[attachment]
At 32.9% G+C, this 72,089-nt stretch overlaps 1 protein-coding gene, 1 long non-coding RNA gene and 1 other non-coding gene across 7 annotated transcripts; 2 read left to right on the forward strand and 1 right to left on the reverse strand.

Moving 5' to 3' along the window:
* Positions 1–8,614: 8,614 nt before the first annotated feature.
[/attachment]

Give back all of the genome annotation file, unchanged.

At 32.9% G+C, this 72,089-nt stretch overlaps 1 protein-coding gene, 1 long non-coding RNA gene and 1 other non-coding gene across 7 annotated transcripts; 2 read left to right on the forward strand and 1 right to left on the reverse strand.

Moving 5' to 3' along the window:
* Positions 1–8,614: 8,614 nt before the first annotated feature.